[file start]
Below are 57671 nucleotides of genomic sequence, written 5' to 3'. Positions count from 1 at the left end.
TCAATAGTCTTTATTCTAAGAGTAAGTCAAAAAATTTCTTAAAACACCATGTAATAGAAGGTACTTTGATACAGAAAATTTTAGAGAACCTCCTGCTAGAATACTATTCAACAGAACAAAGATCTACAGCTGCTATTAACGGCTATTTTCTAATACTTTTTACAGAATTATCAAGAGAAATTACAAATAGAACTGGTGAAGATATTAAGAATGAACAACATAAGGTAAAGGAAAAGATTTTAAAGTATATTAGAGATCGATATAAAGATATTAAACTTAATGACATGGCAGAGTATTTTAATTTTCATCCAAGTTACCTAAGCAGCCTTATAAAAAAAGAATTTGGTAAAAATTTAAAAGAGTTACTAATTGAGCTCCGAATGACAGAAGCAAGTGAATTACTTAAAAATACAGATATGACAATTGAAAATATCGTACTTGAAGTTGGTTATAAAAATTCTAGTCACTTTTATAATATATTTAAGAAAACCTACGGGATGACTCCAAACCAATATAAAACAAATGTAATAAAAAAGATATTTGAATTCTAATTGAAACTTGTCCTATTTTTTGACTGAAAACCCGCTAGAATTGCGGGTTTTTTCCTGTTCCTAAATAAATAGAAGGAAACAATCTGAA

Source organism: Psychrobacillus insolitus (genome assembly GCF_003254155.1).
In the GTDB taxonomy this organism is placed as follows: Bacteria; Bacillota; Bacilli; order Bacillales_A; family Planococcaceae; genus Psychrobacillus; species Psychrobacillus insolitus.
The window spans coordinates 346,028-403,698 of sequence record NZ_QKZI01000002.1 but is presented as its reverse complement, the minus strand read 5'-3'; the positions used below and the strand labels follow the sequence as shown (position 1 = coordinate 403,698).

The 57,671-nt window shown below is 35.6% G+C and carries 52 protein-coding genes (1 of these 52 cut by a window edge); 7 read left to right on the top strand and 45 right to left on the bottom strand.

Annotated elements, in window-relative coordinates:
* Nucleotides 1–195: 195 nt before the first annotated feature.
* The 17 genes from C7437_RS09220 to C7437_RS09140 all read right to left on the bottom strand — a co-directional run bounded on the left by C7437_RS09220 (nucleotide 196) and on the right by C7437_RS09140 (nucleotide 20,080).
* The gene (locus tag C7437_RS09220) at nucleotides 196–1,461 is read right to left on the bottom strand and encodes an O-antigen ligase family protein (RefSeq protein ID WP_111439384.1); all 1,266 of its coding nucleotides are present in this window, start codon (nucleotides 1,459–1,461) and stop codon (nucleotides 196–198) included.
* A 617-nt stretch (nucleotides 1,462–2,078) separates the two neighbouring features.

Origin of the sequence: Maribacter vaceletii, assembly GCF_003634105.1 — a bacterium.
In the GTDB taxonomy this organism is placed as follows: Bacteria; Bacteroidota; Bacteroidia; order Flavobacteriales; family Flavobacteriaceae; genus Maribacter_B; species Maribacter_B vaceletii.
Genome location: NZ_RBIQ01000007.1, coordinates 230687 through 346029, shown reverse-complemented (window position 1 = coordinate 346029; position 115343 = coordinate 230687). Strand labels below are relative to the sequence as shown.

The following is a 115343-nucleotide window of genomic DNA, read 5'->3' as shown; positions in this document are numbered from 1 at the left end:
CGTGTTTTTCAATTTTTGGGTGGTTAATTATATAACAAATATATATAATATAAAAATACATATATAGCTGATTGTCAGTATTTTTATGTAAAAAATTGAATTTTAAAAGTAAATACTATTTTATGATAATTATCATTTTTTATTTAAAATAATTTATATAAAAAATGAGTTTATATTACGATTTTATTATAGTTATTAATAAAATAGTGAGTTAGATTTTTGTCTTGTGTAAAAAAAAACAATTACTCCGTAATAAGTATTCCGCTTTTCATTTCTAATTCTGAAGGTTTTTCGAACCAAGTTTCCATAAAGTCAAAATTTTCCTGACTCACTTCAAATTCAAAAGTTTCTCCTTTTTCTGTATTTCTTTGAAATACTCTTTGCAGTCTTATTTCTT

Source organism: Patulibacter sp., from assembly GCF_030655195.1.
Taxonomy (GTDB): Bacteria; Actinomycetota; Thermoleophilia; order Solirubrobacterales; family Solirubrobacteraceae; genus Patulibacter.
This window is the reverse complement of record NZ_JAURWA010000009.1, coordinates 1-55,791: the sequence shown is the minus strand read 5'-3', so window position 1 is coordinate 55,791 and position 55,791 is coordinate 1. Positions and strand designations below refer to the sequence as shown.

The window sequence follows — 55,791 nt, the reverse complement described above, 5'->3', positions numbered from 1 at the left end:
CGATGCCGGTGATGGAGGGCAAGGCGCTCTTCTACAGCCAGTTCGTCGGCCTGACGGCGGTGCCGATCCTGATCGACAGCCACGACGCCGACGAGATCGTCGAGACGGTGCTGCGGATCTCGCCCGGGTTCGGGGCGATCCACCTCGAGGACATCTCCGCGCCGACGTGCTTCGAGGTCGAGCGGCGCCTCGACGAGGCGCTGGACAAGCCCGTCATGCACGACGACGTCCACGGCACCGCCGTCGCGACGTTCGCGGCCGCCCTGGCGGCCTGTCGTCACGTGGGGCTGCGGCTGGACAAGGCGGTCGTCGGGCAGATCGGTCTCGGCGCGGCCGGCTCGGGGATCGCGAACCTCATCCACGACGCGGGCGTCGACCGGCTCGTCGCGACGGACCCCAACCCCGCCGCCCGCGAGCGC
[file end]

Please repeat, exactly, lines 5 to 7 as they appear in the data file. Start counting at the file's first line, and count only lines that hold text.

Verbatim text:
The window spans coordinates 346,028-403,698 of sequence record NZ_QKZI01000002.1 but is presented as its reverse complement, the minus strand read 5'-3'; the positions used below and the strand labels follow the sequence as shown (position 1 = coordinate 403,698).

The 57,671-nt window shown below is 35.6% G+C and carries 52 protein-coding genes (1 of these 52 cut by a window edge); 7 read left to right on the top strand and 45 right to left on the bottom strand.

Annotated elements, in window-relative coordinates: